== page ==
Having some of your opponents tap-out (lose all their chips) before the round finishes is a huge advantage to you. For each opponent that taps out, one less player is vying for star positions. I’ve seen as many as three players tap-out before the middle going even started! Let’s say there are six star positions. Being in a nine-horse race chasing six spots is much better than being in 12-horse race chasing six spots. Now only three of you will miss out, instead of six. Your chance of success just increased by 50 percent, and you didn’t have to win a single chip to do it! As in many forms of gambling, patience pays off.

It’s not very important, but it does make sense to make your waiting bets during the early going on banker rather than player, due to the slightly lower house edge. These standard default bets are even referred to as ‘bankmin’ bets amongst skilled tournament baccarat players. An exception would be if you were playing so-called ‘no commission’ baccarat, where the house pays even money with no commission on most winning banker bets, but pays only 50 percent of even money on banker wins with a hand total of 6. In this case the house edge is lower on player, and it makes sense to make your default waiting bets on player.

There is an important exception to the default early going strategy of flat-betting the minimum every hand. For the purposes of illustration let’s say there is only one star position in the round (this is usually the case in the grand final of the tournament, but could be true on earlier rounds). And let’s say one of your opponents was an ‘early going blaster’, and as luck would have it he has shot away and is way in front of you. It is very important to keep an eye on this player. If he is feeling lucky and is continuing to blast, no problem. Hopefully he loses and comes back to the field. But what if he suddenly comes to his senses, realises he is way in front and starts betting minimum hand after hand? Let’s say it looks clear he isn’t going to be betting big any more. Now you have a problem. This problem also arises if there are two star positions, and two blasters have established a big lead and both have ‘settled down’, or even three star positions with three such players, and so on.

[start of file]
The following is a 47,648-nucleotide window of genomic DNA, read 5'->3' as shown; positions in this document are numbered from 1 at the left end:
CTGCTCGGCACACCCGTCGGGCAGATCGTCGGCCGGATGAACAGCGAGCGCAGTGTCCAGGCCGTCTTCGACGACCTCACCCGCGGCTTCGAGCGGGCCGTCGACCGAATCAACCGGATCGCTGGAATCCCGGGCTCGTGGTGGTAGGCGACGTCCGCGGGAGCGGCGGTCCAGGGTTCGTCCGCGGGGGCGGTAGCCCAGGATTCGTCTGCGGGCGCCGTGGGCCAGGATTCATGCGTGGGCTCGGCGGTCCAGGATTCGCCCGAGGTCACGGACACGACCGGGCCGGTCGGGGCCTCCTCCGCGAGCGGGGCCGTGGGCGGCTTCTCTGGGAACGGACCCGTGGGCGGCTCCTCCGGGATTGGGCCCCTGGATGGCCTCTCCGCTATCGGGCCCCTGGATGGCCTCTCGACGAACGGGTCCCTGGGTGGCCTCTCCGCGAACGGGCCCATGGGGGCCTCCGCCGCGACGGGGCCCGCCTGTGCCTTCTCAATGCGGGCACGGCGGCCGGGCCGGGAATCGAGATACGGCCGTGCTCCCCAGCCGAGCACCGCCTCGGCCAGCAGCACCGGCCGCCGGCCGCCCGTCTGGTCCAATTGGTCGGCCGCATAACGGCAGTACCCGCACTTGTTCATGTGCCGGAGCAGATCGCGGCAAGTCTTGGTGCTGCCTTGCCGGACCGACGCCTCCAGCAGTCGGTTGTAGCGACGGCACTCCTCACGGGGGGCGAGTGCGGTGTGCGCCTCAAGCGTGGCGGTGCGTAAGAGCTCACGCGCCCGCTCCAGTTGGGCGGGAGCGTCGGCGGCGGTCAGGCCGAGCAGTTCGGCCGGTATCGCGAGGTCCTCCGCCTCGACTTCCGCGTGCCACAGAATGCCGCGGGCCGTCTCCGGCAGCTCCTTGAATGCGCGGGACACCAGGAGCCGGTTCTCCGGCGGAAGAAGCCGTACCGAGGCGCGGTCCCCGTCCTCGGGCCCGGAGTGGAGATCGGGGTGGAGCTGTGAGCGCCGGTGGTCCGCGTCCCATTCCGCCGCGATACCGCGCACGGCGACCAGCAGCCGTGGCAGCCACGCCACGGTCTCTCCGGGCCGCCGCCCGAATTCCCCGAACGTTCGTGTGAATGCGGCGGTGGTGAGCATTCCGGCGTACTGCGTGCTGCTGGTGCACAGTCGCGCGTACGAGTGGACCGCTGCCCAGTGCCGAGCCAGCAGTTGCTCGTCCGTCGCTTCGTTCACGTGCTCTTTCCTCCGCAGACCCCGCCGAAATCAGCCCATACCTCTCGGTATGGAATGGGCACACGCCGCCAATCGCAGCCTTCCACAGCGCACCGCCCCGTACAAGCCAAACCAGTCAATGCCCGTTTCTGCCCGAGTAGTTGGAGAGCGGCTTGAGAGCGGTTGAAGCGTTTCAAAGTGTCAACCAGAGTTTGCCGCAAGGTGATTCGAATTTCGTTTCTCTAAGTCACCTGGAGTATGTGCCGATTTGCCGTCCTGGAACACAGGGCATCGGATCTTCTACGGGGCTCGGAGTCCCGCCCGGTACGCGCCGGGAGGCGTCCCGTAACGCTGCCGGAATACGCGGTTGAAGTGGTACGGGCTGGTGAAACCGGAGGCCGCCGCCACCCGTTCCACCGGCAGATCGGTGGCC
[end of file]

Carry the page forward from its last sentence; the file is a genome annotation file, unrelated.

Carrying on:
What do you do about this problem? Normally you leave chases for the middle going, but in this case it is actually better to begin the chase in the early going. This is for two reasons. Firstly, you have more time to catch him, and you really do need time because this guy isn’t going to lose his way back to you while you are winning your way up, you are going to have to win you way up to him all by yourself without his help. Secondly, by starting the chase early you are more likely to be in a smaller field of players chasing him, which will make the other ‘chasers’ easier to keep track of. In the middle going, especially the late middle going, almost everyone will be betting big almost every hand. Stacks change quickly and it can all get very confusing. If you start your chase early, there will be less ‘noise’ around you, so you can focus better on the single goal of catching him.

I am sure you are wondering exactly how to chase an opponent. Obviously it is a matter of betting big and trying to win, but there is more to it than that. I will devote all of part D of this series to explaining a very powerful chasing tool used by all highly skilled tournament baccarat players: ‘the progression’.